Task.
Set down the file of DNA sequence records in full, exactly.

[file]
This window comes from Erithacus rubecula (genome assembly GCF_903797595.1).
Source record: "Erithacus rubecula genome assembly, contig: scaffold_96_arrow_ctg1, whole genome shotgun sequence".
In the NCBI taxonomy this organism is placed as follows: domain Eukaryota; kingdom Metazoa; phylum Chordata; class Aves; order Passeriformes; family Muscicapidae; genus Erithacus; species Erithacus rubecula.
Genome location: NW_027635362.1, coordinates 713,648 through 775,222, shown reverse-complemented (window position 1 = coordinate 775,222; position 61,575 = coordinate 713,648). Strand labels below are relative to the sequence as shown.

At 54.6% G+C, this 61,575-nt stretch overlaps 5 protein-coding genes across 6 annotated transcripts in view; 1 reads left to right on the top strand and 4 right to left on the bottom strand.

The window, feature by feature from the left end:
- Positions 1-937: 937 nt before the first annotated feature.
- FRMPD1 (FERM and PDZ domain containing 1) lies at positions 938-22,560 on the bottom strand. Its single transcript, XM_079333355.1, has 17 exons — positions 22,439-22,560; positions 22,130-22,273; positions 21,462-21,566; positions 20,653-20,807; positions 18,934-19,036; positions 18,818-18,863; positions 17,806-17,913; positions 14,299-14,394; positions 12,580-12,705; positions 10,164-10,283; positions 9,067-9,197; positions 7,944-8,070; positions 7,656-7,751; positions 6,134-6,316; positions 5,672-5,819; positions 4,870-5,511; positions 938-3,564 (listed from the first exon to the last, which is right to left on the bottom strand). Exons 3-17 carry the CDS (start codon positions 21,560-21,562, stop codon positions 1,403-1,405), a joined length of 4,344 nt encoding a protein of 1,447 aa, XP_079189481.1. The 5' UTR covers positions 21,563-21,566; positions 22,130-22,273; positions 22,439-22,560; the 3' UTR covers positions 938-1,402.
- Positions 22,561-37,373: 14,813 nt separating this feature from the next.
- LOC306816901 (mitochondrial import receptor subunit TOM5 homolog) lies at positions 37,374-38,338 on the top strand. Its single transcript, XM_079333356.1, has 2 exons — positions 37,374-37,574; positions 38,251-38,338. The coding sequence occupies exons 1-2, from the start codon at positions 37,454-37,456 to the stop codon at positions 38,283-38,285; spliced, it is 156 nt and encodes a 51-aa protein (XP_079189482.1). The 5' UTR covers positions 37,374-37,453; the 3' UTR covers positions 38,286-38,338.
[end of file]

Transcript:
This window comes from Erithacus rubecula (genome assembly GCF_903797595.1).
Source record: "Erithacus rubecula genome assembly, contig: scaffold_96_arrow_ctg1, whole genome shotgun sequence".
In the NCBI taxonomy this organism is placed as follows: domain Eukaryota; kingdom Metazoa; phylum Chordata; class Aves; order Passeriformes; family Muscicapidae; genus Erithacus; species Erithacus rubecula.
Genome location: NW_027635362.1, coordinates 713,648 through 775,222, shown reverse-complemented (window position 1 = coordinate 775,222; position 61,575 = coordinate 713,648). Strand labels below are relative to the sequence as shown.

At 54.6% G+C, this 61,575-nt stretch overlaps 5 protein-coding genes across 6 annotated transcripts in view; 1 reads left to right on the top strand and 4 right to left on the bottom strand.

The window, feature by feature from the left end:
- Positions 1-937: 937 nt before the first annotated feature.
- FRMPD1 (FERM and PDZ domain containing 1) lies at positions 938-22,560 on the bottom strand. Its single transcript, XM_079333355.1, has 17 exons — positions 22,439-22,560; positions 22,130-22,273; positions 21,462-21,566; positions 20,653-20,807; positions 18,934-19,036; positions 18,818-18,863; positions 17,806-17,913; positions 14,299-14,394; positions 12,580-12,705; positions 10,164-10,283; positions 9,067-9,197; positions 7,944-8,070; positions 7,656-7,751; positions 6,134-6,316; positions 5,672-5,819; positions 4,870-5,511; positions 938-3,564 (listed from the first exon to the last, which is right to left on the bottom strand). Exons 3-17 carry the CDS (start codon positions 21,560-21,562, stop codon positions 1,403-1,405), a joined length of 4,344 nt encoding a protein of 1,447 aa, XP_079189481.1. The 5' UTR covers positions 21,563-21,566; positions 22,130-22,273; positions 22,439-22,560; the 3' UTR covers positions 938-1,402.
- Positions 22,561-37,373: 14,813 nt separating this feature from the next.
- LOC306816901 (mitochondrial import receptor subunit TOM5 homolog) lies at positions 37,374-38,338 on the top strand. Its single transcript, XM_079333356.1, has 2 exons — positions 37,374-37,574; positions 38,251-38,338. The coding sequence occupies exons 1-2, from the start codon at positions 37,454-37,456 to the stop codon at positions 38,283-38,285; spliced, it is 156 nt and encodes a 51-aa protein (XP_079189482.1). The 5' UTR covers positions 37,374-37,453; the 3' UTR covers positions 38,286-38,338.